9 Spring 2008 From the Family Support Center T he following are programs and events available for military members and their families: Summer Camps There are many summer camp opportunities for military children. Some for this year include: Galaxy Camp -This is a tradition at the 109th Airlift Wing. Every year military children from all branches of service come together for a week of fun at Stratton Air National Guard Base. Every year the numbers grow as more kids learn about the fun we have. This year the theme is Antarctica in honor of the International of this. Although we will be talking about Antarctica and the science exploration in that area, we will also spend time learning what we have in common being from military families and how we can deal with the stresses that we face. The camp, for children ages 8 to 12, will be held Aug. 18-22, from 8 a.m. to 4 p.m. at Stratton Air National Guard Base. Junior Counselors will be needed for the camp. Children 13 and over can apply for the position. They will work alongside an adult Camp Counselor, assisting in leading a group of six to eight campers. Registration forms for campers (Registration and Emergency Health Form) and Junior Counselors (Jr. Counselor Application and Emergency Health Form) are available through Joanna Pritchard. Operation Purple Camps -The National Military Family Association hosts Purple Camps every year for military children. They are free, and kids enjoy themselves while making new friends who are also part of a military family. These are generally overnight camps. There are three locations these opportunities and get an application at the NMFA Web site at www.nmfa.org/site/ PageServer?pagename=op_new_york. Dates of the camps are as follows: Angola, for kids 8 to 13, June 22-27 and July 27-Aug. 1. Greig, for kids 9 to 14, Aug. 10-15. Redwood, for kids 8-15, July 13-18 and Aug. 10-15. Shilohs Edge -Shilohs Edge is an adventure camp program in the Capital District. Every year they offer trips just for military youth and offer them for free through scholarships. Scholarship money is military. This year, they are offering three trips. It is run by trained professionals, and the kids have a great time. They would be glad to talk to you about these trips, and they have other trips planned that they are willing to offer for free as well. This is a Christian organization. Dates for the programs are as follows: Bivouac Adventures for students of Adirondacks, July 1-2. Rock Climbing and Whitewater Rafting, July 15-17 and Aug. 20-22. These trips are open to students of military families, serving either at home or overseas, these families deal with challenges that many kids their age dont experience. The trips will be run in the Adirondacks and are open to the novice and the experienced student. Scholarships are available. For more information, visit Shilohs Edge Web site at www.shilohsedge.org. Tickets for Troops Tickets for Troops is a new program at Proctors in Schenectady. This is an effort to show appreciation to the men and women in uniform and their families. They have generously offered a 20 percent military dates and order your tickets. The discount is for military ID card holders. For more information and a complete list of events, visit www.proctors.org. Walk to Iraq and Back The Walk to Iraq and Back is a great way to encourage us to do something that is both physically and mentally rewarding. Getting out with friends and family is a great way to exercise, but this is a way to also show our support for the men and women who deploy. To walk from Scotia to Baghdad, Iraq, and back would be 11,800 miles. That is how many miles we would like to log. Individuals and groups, military and nonmilitary can participate. We already have several who have signed up to participate as individuals and some groups in the community that would like to support us in this way. We started in April and will be ending in October. People can register at any time. We will have many of our members deployed for the war this summer. This is a great way for us to do something to show our support to them and their families. To register, go online to www. startchallengetool.com. Click in the First Time Registration box, Register. Fill in becomes your login). The company name must read 109th Airlift Wing. The company Zip code is 12302. Instructions for registering: If you are registering as a group, you decide how you would like that to appear. Remember that the e-mail address you enter will be the groups login and everyone in that group will need to know the password to login and enter miles. If you use an e-mail for the group, it cannot be used a second time for an individual. It will ask you to return to the home page to login. Use your e-mail address and password you just created. To enter your miles, login and you will see a home page for you, and your name should be at the top of the page. Click on the Activity Diary button near the top of the screen. On the left side of the screen, you will see Add an Activity. and intensity level. Miles can be added by putting in the number of steps from a pedometer and clicking Convert Steps to Miles or by simply putting in the number of see your activity listed in your activity log automatically be added to the 109th Airlift Wing total. There are other great resources available on the site and from the American Heart Association. As of right now, the Company Scoreboard button near the top of the screen will not show you an accurate count for us. miles are still counting in our favor so please dont let that deter you. For more information on camps, Tickets for Troops, Walk to Iraq and Back or any other family support programs, contact Joanna Pritchard at 344-2357 or by e-mail at Joanna.email@example.com.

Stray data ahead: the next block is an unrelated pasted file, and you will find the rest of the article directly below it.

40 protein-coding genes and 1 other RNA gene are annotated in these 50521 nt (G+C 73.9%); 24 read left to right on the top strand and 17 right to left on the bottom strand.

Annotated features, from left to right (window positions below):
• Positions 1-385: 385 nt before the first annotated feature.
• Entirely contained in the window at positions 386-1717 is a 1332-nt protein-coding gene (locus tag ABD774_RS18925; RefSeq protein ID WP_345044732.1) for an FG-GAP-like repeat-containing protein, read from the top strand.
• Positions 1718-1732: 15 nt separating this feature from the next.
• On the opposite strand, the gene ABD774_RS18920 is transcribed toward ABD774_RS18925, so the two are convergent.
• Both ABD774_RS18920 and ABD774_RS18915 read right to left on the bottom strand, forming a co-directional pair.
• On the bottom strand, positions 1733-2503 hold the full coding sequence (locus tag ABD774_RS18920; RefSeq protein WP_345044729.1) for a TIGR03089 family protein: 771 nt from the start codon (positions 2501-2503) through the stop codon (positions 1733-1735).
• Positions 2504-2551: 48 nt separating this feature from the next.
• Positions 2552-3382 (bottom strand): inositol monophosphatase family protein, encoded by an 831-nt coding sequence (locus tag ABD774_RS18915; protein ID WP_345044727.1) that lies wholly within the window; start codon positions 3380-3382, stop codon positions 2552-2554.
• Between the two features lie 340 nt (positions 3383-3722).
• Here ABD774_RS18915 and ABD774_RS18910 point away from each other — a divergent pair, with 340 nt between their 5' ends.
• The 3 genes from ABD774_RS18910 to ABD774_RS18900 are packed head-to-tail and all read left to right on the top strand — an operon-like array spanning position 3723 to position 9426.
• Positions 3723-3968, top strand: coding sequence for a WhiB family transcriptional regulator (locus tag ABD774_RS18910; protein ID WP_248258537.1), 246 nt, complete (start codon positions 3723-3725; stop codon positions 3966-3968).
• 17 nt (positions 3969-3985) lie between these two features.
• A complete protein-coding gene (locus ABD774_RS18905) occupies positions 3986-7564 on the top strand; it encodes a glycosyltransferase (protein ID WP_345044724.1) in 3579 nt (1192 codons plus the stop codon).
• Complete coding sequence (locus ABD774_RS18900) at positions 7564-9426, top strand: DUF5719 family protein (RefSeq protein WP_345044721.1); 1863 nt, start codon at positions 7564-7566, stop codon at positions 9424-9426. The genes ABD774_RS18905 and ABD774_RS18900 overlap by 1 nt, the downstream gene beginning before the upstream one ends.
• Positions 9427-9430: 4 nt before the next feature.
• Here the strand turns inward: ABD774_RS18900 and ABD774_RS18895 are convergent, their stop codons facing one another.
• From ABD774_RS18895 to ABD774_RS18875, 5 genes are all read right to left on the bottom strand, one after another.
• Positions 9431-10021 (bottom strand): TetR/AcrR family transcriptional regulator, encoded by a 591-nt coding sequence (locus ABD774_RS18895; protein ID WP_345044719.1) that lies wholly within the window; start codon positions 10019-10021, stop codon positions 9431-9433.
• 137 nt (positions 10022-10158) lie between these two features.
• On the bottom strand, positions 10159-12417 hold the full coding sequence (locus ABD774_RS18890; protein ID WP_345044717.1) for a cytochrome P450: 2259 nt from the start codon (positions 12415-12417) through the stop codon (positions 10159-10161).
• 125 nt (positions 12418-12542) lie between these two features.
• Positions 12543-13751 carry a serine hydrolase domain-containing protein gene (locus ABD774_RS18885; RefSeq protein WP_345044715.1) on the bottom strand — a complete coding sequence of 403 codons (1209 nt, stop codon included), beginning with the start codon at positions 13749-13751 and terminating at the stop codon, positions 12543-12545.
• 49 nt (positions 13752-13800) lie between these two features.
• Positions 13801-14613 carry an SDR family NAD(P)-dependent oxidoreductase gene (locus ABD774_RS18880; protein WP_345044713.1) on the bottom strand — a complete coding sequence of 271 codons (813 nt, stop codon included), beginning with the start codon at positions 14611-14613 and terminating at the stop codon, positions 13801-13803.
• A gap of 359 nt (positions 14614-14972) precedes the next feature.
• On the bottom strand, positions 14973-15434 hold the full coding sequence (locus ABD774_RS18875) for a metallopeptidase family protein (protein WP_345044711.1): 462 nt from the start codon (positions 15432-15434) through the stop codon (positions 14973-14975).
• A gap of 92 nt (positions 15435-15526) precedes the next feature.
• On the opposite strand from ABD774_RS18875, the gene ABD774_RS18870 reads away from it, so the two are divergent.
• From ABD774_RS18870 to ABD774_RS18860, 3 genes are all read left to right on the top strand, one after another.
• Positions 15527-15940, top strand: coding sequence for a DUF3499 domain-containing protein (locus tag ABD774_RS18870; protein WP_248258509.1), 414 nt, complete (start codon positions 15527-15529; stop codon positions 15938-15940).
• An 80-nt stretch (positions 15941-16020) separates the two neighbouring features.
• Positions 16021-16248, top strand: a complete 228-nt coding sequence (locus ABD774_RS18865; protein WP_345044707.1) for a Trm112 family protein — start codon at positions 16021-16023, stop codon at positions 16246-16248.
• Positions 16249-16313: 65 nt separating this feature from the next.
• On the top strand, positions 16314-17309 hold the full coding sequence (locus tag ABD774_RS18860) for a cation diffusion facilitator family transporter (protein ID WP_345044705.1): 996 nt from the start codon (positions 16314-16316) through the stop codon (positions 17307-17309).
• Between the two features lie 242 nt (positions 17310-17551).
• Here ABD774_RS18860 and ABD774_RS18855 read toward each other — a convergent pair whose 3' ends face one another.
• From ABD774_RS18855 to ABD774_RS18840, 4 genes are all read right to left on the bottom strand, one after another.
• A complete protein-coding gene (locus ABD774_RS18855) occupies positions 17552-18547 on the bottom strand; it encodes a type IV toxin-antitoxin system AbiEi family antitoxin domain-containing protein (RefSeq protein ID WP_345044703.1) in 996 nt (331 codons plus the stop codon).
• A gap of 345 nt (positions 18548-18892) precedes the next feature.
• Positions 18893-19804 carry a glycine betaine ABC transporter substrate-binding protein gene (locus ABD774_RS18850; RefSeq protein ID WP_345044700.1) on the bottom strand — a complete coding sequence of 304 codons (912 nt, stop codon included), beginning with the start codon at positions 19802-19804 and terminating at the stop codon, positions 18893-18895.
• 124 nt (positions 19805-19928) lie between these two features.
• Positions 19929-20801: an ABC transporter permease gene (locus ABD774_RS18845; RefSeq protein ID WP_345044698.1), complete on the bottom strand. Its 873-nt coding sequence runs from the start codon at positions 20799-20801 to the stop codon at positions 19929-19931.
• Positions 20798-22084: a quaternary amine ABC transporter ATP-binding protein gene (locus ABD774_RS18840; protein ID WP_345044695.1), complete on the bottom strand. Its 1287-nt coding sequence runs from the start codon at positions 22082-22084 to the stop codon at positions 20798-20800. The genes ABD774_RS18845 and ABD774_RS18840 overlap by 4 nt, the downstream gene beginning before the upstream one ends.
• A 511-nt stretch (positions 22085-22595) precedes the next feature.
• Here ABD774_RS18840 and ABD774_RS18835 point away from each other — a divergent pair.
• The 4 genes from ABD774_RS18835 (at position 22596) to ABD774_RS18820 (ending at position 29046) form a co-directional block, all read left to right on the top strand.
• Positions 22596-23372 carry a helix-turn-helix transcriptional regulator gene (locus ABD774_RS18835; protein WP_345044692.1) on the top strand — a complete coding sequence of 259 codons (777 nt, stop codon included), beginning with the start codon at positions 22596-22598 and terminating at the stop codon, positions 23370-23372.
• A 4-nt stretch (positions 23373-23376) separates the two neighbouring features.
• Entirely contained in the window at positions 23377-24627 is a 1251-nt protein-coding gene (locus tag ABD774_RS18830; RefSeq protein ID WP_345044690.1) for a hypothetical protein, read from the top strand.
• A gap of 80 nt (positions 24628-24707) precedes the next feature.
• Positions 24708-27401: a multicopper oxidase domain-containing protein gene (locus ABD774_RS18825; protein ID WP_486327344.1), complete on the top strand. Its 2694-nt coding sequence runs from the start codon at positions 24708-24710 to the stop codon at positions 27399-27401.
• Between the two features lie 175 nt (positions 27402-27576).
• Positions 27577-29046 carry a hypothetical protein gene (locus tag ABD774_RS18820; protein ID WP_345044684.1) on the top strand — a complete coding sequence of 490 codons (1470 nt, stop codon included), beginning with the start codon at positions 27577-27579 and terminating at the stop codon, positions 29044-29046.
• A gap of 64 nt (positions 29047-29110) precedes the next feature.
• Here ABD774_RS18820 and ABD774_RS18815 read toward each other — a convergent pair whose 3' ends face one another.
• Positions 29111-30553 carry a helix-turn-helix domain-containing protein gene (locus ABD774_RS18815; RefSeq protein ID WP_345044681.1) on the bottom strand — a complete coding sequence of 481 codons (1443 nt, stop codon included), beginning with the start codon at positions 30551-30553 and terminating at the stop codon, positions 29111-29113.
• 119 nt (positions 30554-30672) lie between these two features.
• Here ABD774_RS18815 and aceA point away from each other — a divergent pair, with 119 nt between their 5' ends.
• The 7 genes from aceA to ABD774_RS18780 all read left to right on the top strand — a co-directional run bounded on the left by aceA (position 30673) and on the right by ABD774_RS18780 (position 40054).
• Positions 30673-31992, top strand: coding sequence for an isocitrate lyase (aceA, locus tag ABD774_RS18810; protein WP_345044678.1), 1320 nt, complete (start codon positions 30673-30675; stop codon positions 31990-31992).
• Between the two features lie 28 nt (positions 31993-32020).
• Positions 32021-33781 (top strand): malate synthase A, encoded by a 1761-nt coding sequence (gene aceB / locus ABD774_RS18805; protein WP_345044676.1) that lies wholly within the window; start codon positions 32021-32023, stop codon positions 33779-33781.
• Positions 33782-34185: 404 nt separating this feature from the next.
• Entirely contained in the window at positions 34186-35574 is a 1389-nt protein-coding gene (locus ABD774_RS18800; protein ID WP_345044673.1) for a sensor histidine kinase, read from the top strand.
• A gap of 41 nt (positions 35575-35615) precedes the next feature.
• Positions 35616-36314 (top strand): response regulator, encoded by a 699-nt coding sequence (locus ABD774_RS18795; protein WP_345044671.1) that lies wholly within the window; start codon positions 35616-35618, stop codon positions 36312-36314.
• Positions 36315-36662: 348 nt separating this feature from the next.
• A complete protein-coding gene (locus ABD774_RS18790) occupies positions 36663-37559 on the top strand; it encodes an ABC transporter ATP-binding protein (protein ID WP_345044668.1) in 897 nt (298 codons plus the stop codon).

10 The Skibird Photo Feature Operation Deep Freeze The 109th Airlift Wings engine shop works on an LC-130, No. 1094, while in Antarctica in February to support Operation Deep Freeze. Antarctica. Staff Sgt. Les Gould taxis in an LC-130, No. 0493, at Willie Field in February. He is a crew chief with the 109th Airlift Wing. 109th Airlift Wing maintainers check the ski-matics on an LC-130 in February.